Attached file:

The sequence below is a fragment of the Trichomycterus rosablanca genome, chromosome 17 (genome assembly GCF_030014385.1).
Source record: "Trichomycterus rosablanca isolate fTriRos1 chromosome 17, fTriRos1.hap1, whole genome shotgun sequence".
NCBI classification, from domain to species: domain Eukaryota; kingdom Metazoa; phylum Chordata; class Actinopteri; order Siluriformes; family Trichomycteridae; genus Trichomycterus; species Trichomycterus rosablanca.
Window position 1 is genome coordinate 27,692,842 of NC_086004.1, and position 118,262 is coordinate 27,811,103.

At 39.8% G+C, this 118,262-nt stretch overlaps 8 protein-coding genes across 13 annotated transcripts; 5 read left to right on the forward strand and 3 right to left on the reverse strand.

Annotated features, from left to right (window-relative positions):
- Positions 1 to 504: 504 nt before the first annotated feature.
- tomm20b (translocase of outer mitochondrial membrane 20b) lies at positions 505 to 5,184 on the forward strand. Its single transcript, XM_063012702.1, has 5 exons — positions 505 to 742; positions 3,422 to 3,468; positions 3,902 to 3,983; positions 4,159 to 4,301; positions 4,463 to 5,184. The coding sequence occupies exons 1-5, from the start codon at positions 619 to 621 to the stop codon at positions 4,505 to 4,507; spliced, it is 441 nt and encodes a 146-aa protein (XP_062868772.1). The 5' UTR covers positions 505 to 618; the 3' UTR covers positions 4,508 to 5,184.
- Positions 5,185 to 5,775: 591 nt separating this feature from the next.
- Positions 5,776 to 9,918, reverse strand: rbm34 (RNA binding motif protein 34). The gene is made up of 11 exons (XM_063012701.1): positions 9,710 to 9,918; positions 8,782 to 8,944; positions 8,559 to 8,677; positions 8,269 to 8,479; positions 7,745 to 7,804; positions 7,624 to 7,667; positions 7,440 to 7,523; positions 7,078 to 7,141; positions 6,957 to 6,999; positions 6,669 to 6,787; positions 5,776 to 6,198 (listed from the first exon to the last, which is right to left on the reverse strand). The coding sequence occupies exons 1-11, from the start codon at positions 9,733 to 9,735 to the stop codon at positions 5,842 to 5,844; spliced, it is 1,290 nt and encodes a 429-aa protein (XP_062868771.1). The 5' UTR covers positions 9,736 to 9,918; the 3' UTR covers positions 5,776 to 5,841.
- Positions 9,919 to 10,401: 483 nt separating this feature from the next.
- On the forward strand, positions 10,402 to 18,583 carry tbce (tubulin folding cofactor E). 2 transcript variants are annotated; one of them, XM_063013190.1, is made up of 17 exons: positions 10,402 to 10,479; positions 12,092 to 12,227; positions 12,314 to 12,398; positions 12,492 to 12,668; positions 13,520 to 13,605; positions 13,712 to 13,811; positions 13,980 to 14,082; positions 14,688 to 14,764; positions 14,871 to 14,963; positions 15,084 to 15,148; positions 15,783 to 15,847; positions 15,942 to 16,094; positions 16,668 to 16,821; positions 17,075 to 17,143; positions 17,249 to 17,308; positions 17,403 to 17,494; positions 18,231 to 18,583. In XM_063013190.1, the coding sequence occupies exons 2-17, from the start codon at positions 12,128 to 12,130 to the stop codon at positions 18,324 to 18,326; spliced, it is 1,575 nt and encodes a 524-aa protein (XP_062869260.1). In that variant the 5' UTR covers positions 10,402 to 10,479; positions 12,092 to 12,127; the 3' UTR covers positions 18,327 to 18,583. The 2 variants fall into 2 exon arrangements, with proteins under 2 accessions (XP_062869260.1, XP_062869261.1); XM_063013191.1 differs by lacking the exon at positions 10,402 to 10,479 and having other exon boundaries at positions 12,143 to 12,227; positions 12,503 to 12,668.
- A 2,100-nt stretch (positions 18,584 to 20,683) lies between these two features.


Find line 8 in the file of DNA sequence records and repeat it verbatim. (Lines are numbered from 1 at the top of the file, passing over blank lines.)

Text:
- tomm20b (translocase of outer mitochondrial membrane 20b) lies at positions 505 to 5,184 on the forward strand. Its single transcript, XM_063012702.1, has 5 exons — positions 505 to 742; positions 3,422 to 3,468; positions 3,902 to 3,983; positions 4,159 to 4,301; positions 4,463 to 5,184. The coding sequence occupies exons 1-5, from the start codon at positions 619 to 621 to the stop codon at positions 4,505 to 4,507; spliced, it is 441 nt and encodes a 146-aa protein (XP_062868772.1). The 5' UTR covers positions 505 to 618; the 3' UTR covers positions 4,508 to 5,184.